Black Kids in Grove Need Roller Hockey!

Johnny Winton and some white boys say so

From the sound of it, a roller hockey revolution is about to roll over Coconut Grove's bayside Peacock Park, a block east of CocoWalk. The City of Miami Parks Department is forging ahead with a plan to replace a makeshift rink on two netless tennis courts with a 240-foot-by-130-foot roller hockey rink, surrounded by a ten-foot-high wall that would bifurcate a stand of oak and tamarind trees, and fence in about five gumbo-limbos. Leading the charge: Miami Commissioner Johnny Winton and his chief of staff Frank Balzebre. They are backed up by Miami Mayor Manny Diaz, City Manager Joe Arriola, police Chief John Timoney, and assistant chief John Gallagher. The Department of Capital Improvements is ready to fund the rink with $143,700 in Safe Neighborhood Park Bond money, with an equal amount coming from park impact fees the city has been collecting since the early Nineties. Even the National Hockey League has vowed to help with money from its diversity fund, according to Balzebre. The program targets kids in the mostly black West Grove. "We're trying to get these kids off the streets!" Balzebre declares.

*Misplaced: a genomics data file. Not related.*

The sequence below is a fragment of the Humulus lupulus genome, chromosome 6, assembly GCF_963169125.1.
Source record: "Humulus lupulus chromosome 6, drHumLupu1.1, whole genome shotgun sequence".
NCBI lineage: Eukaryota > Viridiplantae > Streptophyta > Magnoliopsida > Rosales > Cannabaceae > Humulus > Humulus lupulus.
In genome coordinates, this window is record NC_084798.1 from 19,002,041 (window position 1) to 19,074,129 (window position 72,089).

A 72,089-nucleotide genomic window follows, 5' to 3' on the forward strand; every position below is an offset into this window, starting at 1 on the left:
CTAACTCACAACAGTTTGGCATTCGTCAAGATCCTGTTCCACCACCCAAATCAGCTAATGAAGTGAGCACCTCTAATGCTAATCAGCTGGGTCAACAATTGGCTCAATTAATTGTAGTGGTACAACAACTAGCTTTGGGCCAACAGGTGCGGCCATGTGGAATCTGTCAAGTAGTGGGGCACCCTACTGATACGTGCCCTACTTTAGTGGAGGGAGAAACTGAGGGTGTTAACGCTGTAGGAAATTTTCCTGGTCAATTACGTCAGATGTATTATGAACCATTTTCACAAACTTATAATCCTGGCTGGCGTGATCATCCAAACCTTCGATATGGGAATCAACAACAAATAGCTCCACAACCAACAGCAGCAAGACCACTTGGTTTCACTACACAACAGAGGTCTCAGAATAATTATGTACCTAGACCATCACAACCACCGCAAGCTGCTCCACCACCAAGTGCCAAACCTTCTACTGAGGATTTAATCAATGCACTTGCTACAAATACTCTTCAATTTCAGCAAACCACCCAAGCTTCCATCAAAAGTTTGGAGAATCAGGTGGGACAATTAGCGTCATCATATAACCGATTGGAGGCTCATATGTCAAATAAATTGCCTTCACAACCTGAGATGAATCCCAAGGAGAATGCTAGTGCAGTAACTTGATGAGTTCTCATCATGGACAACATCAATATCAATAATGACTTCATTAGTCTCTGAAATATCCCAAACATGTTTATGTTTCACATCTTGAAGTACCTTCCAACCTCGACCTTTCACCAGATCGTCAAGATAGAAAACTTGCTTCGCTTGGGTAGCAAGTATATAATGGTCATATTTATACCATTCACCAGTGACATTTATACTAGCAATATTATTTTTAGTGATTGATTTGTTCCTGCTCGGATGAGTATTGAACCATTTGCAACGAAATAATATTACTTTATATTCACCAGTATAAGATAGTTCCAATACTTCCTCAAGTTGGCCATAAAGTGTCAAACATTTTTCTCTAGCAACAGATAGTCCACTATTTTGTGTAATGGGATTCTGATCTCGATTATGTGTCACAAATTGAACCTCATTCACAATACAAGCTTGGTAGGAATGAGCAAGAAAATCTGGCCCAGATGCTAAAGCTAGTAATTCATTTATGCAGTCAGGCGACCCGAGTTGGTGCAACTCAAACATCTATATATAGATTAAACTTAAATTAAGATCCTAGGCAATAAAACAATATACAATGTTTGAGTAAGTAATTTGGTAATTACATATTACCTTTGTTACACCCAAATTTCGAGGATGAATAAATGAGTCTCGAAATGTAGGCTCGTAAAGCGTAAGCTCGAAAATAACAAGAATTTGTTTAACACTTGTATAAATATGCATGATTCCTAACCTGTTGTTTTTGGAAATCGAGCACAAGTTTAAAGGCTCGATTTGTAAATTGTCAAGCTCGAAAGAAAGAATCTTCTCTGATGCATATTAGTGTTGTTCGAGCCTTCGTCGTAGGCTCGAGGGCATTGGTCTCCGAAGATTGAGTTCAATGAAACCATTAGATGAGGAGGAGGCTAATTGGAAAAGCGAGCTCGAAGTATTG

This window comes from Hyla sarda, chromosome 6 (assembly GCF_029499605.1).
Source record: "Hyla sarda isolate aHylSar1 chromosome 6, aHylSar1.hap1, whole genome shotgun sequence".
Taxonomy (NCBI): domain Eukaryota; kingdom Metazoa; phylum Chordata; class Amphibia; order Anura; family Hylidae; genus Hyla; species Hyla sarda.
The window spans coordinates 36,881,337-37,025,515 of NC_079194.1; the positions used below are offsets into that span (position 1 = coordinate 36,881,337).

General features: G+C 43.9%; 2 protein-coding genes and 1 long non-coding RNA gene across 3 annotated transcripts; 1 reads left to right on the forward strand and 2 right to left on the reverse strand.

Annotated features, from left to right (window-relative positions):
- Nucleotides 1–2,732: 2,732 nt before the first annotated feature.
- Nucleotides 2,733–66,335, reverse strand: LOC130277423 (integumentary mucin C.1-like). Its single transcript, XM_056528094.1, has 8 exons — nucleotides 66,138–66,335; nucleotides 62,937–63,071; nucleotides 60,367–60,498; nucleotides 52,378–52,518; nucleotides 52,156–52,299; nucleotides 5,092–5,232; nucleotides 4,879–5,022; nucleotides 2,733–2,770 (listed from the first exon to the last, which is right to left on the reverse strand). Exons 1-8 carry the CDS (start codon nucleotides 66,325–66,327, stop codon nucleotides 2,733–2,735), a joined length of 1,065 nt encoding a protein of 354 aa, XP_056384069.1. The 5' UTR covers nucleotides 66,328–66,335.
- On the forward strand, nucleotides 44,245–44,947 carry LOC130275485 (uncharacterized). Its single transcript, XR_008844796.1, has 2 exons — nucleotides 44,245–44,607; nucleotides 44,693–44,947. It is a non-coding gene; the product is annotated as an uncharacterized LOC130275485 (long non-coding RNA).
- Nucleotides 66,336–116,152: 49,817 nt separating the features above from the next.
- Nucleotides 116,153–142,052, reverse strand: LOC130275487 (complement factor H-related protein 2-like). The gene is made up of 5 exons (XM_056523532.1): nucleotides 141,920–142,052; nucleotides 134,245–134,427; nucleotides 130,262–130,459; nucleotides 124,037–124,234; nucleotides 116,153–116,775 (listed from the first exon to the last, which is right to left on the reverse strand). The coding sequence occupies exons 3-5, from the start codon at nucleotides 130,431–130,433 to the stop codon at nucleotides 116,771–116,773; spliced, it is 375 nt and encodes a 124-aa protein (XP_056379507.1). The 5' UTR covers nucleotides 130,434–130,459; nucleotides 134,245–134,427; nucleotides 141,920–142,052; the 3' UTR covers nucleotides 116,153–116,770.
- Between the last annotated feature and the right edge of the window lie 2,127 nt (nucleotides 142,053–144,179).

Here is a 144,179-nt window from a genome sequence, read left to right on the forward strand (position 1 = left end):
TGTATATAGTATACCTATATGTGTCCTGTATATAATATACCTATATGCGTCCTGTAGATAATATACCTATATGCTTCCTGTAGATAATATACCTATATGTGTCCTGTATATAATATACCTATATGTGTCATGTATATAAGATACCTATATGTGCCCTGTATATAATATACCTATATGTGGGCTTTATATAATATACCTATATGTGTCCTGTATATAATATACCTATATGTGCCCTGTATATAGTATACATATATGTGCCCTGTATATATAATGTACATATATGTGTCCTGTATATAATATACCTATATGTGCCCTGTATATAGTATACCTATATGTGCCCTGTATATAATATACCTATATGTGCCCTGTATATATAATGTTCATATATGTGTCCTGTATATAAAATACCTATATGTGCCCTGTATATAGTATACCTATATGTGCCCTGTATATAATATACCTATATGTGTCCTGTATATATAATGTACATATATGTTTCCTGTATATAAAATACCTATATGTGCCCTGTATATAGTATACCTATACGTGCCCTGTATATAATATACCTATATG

But in revolution, as in hockey, there is always fighting. Six months ago, a group of Coconut Grove residents formed Friends of Peacock Park to come up with ways to preserve and improve this bayside slice of the central Grove. It currently features a baseball field adjacent to glimmering Biscayne Bay; a small building housing a Neighborhood Enhancement Team office and the Coconut Grove Chamber of Commerce; and some rundown tennis, basketball, and shuffleboard courts. When Friends of PP first detected the rink plan about a month ago, it stung them like a puck in the face. They believe Winton and the other boosters are acting more like a dictatorship of the roller hockeyiate than civic leaders.

"What I want is the city to develop parks in a democratic way, with public participation," sighs Glenn Terry, a long-time Grove resident who teaches art at Thomas Jefferson Middle School in north Miami-Dade, and is co-chairman of Friends of PP. He thinks the idea that large numbers of kids from the black Grove can't wait to play hockey at Peacock Park is a myth perpetrated by white adult hockey fans. Winton and Balzebre, for instance.

Former Coconut Grove roller hockey team; will there be a new one soon?
Former Coconut Grove roller hockey team; will there be a new one soon?